All scars are initially red. This is a totally normal phenomenon and is due to increased blood flow to the area and extra blood vessels forming to bring all the good things in your blood to the area that needs to heal. More blood flow means more redness, which is totally normal. In fact, the scar can sometimes even take on a purplish hue.
It is important to realize that even in the best of circumstances, redness only starts going away after seven months. It can take a year or longer for it to totally fade. People who have trouble with redness for a longer period of time are usually light skinned. Vitamin E and C can decrease the amount of red in a scar. If you are in a hurry, you can get rid of redness quicker with an IPL pulsed light treatment. But patience is usually the key, and with time it will get better.
TIP: avoiding sun and tanning bed exposure also helps to reduce the redness of a scar.
People with darker skin are also prone to produce more of the brown pigment called melanin. This deposits preferentially around scars, and causes what is known as hyperpigmentation of the scar. It can get worse with time and sun exposure.
To minimize melanin deposition on a scar a few things can work: you can use a lightening cream such as hydroquinone, or you can peel the scar with products that contain onion extract or glycolic acid. It takes several months of this treatment to lighten a scar, and it may never totally lighten to the same color of the surrounding skin.
Usually, a thin white scar is the goal of any surgery … unless your surrounding skin is not white. If the white really stands out (for example a scar around your areola), one option is to perform cosmetic tattooing of the scar. Scar camouflage is performed by matching the color of the surrounding skin with a tattoo done directly over the scar. It can take more than one treatment to adequately camouflage the scar, and it requires an artistic touch.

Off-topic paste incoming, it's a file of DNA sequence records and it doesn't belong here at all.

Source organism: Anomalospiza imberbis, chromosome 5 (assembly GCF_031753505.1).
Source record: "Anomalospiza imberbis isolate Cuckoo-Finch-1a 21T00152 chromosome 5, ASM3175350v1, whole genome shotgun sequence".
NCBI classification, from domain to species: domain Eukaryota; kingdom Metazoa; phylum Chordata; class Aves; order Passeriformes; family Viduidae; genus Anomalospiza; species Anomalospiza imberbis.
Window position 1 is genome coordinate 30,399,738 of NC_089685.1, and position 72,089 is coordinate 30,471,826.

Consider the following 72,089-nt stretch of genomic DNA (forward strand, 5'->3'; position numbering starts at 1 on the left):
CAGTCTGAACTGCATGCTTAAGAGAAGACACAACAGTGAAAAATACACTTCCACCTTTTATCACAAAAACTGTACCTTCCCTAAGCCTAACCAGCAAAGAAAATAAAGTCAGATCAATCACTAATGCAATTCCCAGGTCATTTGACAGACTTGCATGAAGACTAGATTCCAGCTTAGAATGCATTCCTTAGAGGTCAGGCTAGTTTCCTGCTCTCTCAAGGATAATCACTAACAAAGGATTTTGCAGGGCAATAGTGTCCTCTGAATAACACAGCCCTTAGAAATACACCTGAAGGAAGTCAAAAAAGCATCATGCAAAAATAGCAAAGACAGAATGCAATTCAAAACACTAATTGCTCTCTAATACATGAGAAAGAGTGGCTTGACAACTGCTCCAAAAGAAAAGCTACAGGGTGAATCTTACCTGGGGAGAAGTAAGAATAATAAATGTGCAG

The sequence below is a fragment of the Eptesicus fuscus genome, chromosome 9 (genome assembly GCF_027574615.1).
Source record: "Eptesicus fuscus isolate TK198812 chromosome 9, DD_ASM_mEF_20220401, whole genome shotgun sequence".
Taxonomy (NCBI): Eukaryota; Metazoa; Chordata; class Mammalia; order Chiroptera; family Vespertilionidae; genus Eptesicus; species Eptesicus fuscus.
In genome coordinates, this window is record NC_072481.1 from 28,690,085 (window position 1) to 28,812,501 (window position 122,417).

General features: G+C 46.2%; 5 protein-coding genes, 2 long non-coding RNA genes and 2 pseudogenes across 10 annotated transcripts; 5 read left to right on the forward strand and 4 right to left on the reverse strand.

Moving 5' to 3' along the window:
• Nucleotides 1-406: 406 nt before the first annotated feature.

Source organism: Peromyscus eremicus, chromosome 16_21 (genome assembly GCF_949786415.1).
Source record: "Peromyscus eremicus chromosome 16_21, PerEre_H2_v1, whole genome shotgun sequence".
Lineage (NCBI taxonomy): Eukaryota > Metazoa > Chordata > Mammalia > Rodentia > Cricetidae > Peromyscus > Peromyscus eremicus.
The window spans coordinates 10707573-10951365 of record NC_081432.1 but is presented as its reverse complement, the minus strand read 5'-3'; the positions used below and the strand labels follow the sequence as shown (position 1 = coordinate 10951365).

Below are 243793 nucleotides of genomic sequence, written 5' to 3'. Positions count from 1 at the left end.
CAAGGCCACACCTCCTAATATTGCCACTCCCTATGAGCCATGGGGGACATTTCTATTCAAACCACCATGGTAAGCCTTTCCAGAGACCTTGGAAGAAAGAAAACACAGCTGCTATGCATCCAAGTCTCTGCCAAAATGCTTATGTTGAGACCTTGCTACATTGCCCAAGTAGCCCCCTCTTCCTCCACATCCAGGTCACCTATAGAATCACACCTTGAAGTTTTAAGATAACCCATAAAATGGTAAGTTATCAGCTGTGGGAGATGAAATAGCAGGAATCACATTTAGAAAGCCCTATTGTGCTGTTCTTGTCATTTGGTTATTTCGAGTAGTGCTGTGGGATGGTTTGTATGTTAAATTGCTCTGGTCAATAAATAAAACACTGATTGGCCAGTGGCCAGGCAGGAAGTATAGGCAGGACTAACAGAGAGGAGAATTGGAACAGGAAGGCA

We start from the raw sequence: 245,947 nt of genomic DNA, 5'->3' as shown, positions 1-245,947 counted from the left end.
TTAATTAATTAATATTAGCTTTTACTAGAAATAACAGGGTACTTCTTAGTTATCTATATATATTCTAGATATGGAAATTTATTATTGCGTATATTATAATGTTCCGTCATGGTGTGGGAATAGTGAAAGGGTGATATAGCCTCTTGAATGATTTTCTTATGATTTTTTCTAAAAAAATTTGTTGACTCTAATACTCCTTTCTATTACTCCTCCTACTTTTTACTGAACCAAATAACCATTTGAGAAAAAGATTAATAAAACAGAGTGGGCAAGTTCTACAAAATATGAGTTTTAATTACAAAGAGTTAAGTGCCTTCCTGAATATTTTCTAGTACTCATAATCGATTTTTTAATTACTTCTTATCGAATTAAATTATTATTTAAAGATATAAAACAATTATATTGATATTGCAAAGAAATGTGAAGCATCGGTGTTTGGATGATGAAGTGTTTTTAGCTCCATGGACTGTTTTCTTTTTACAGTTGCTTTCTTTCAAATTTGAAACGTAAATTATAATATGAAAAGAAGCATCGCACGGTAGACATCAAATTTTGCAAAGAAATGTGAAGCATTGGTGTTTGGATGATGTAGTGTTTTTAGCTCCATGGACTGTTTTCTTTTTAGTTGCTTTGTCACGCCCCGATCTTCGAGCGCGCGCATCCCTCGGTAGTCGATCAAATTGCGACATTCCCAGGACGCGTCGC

A scar that indents catches light and creates a shadow in such a way that it becomes very noticeable. This usually occurs because there is additional scar tissue underneath the scar that is attaching it to deeper structures such as muscle or bone. In the initial stages of scar formation you can massage a scar to prevent it from attaching to these deep structures. However if it has been more than a year that the scar is indented, you will need to have the scar surgically revised to make it better.
Poorly Hidden Scars
Some scars, even though they have healed great, are just in a bad spot. Typical examples include the face or the décolleté. Sometimes the only thing you can do with these are camouflage them with makeup (there are several brands of camouflage makeup that are specially designed to cover up scars), or employ some very special plastic surgery techniques (a Z plasty is one example) to change the direction of, or to hide, these scars.
Having thin skin, or just putting too much pull on a scar immediately after surgery, can cause a wide scar. Plastic surgeons are especially good at preventing this from happening by using special suturing techniques to distribute the tension on the scar and provide it with the most support. The classic example of a widened scar is the stretch marks a woman gets after pregnancy.
Unfortunately there is no good treatment for stretch marks. Unless the collagen can somehow be rebuilt from the inside out (science hasn’t figured that one out yet), your only chance is to remove the scar surgically. In plastic surgery, we call this an abdominoplasty (a tummy tuck).
Any scar can become widened like a stretch mark. Too much tension on a scar after surgery (i.e. not resting) during the critical first month of healing can lead to a scar widening. I like to use a special kind of tape to provide additional support to a scar during this first month. The tape helps to hold the scar together, and reminds you not to pull on it too much. If a scar still turns out to be wide, you can try an ablative laser (such as a CO2 or an Erbium laser), or have it revised (re-done) in surgery.
In summary, remember that with every scar on your body, the key is to prevent it from occurring in the first place. Be healthy, follow these tips, and be patient. Your scar will usually get better. If genetics and health are not on your side, there are many options available to help you get rid of the many kinds of scars out there. Work with your doctor to find out what will work the best for you.
This article was written by Darshan Shah, MD. A cosmetic and plastic surgeon in Bakersfield, CA and also performing cosmetic surgery in Malibu, CA. Darshan Shah performs breast augmentations, tummy tucks, liposuction, SmartLipo, facelifts and Mommy Makeovers in Bakersfield and surrounding areas of Fresno, Visalia, and Beverly Hills.